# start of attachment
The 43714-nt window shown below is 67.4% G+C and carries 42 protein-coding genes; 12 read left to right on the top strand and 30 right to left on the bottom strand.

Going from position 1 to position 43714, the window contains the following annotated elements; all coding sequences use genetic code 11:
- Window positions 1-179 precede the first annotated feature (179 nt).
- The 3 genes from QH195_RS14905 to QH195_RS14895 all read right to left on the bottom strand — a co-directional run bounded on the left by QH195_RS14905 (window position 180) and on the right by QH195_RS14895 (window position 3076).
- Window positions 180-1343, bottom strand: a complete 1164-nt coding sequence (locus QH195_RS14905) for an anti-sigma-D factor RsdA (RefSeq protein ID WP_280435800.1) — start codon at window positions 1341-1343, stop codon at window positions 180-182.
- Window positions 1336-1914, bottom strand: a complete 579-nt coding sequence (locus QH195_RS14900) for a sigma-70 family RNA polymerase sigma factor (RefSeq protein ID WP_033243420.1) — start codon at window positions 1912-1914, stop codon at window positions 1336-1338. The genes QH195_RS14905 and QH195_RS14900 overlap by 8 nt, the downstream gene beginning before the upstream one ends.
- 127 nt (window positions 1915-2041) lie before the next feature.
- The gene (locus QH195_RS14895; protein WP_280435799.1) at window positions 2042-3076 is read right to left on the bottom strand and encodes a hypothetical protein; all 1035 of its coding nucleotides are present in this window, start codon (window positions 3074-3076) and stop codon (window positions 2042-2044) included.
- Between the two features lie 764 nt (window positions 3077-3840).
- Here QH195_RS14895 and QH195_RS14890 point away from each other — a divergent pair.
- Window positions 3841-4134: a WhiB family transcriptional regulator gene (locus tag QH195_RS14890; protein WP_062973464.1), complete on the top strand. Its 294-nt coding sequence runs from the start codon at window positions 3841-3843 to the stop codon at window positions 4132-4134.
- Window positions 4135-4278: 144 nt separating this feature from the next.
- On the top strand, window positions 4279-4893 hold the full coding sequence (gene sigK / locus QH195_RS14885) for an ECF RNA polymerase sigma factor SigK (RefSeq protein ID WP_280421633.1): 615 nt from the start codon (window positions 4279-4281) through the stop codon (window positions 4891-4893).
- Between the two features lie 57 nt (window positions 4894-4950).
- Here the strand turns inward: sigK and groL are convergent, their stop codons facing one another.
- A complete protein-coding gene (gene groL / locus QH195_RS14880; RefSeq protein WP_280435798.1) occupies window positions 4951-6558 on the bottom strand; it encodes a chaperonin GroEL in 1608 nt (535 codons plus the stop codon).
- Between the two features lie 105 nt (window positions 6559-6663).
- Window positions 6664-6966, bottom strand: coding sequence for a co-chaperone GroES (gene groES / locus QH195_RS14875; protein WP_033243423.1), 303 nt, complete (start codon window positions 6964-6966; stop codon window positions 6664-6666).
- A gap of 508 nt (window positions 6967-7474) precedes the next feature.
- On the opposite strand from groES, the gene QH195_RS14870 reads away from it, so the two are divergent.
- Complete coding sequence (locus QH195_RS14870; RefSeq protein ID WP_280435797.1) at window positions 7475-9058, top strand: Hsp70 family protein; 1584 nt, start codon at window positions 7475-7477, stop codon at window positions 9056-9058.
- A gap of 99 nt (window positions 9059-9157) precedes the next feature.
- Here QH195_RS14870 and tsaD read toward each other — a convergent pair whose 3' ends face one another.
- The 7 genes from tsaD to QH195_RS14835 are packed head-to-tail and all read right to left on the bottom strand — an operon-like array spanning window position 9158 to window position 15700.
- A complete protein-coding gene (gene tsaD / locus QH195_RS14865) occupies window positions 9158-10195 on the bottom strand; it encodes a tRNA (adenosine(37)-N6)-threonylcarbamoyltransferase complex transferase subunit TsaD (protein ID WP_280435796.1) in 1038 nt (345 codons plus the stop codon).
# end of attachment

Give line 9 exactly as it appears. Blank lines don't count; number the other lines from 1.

- Between the two features lie 764 nt (window positions 3077-3840).